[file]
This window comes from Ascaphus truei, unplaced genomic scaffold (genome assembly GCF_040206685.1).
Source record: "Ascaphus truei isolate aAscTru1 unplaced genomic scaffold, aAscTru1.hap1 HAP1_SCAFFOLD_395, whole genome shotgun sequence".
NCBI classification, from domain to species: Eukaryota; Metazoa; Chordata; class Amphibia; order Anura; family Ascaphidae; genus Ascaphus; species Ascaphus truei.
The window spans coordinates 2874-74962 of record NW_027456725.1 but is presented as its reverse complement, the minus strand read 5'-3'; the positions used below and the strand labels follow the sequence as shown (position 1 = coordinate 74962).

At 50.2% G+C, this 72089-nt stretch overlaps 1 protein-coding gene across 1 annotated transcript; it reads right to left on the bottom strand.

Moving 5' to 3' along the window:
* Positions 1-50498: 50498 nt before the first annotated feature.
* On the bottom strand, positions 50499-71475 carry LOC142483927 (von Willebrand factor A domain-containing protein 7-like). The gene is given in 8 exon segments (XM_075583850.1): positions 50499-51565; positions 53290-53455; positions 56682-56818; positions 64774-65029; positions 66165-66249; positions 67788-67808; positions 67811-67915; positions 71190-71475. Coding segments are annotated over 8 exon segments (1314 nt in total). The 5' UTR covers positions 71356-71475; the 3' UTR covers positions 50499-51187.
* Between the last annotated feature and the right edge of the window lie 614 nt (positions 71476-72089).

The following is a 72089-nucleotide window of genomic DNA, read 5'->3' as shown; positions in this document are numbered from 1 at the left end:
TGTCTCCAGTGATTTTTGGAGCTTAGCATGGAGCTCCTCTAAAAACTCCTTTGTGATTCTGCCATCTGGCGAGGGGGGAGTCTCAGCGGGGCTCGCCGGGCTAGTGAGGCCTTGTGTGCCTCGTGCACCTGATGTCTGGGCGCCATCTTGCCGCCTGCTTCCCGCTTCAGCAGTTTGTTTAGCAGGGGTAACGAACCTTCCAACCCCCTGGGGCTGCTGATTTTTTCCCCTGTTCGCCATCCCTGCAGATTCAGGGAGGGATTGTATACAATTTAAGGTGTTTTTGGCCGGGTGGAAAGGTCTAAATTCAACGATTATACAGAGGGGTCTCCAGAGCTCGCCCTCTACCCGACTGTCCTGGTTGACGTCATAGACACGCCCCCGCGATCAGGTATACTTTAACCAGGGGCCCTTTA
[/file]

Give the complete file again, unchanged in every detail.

This window comes from Ascaphus truei, unplaced genomic scaffold (genome assembly GCF_040206685.1).
Source record: "Ascaphus truei isolate aAscTru1 unplaced genomic scaffold, aAscTru1.hap1 HAP1_SCAFFOLD_395, whole genome shotgun sequence".
NCBI classification, from domain to species: Eukaryota; Metazoa; Chordata; class Amphibia; order Anura; family Ascaphidae; genus Ascaphus; species Ascaphus truei.
The window spans coordinates 2874-74962 of record NW_027456725.1 but is presented as its reverse complement, the minus strand read 5'-3'; the positions used below and the strand labels follow the sequence as shown (position 1 = coordinate 74962).

At 50.2% G+C, this 72089-nt stretch overlaps 1 protein-coding gene across 1 annotated transcript; it reads right to left on the bottom strand.

Moving 5' to 3' along the window:
* Positions 1-50498: 50498 nt before the first annotated feature.
* On the bottom strand, positions 50499-71475 carry LOC142483927 (von Willebrand factor A domain-containing protein 7-like). The gene is given in 8 exon segments (XM_075583850.1): positions 50499-51565; positions 53290-53455; positions 56682-56818; positions 64774-65029; positions 66165-66249; positions 67788-67808; positions 67811-67915; positions 71190-71475. Coding segments are annotated over 8 exon segments (1314 nt in total). The 5' UTR covers positions 71356-71475; the 3' UTR covers positions 50499-51187.
* Between the last annotated feature and the right edge of the window lie 614 nt (positions 71476-72089).

The following is a 72089-nucleotide window of genomic DNA, read 5'->3' as shown; positions in this document are numbered from 1 at the left end:
TGTCTCCAGTGATTTTTGGAGCTTAGCATGGAGCTCCTCTAAAAACTCCTTTGTGATTCTGCCATCTGGCGAGGGGGGAGTCTCAGCGGGGCTCGCCGGGCTAGTGAGGCCTTGTGTGCCTCGTGCACCTGATGTCTGGGCGCCATCTTGCCGCCTGCTTCCCGCTTCAGCAGTTTGTTTAGCAGGGGTAACGAACCTTCCAACCCCCTGGGGCTGCTGATTTTTTCCCCTGTTCGCCATCCCTGCAGATTCAGGGAGGGATTGTATACAATTTAAGGTGTTTTTGGCCGGGTGGAAAGGTCTAAATTCAACGATTATACAGAGGGGTCTCCAGAGCTCGCCCTCTACCCGACTGTCCTGGTTGACGTCATAGACACGCCCCCGCGATCAGGTATACTTTAACCAGGGGCCCTTTA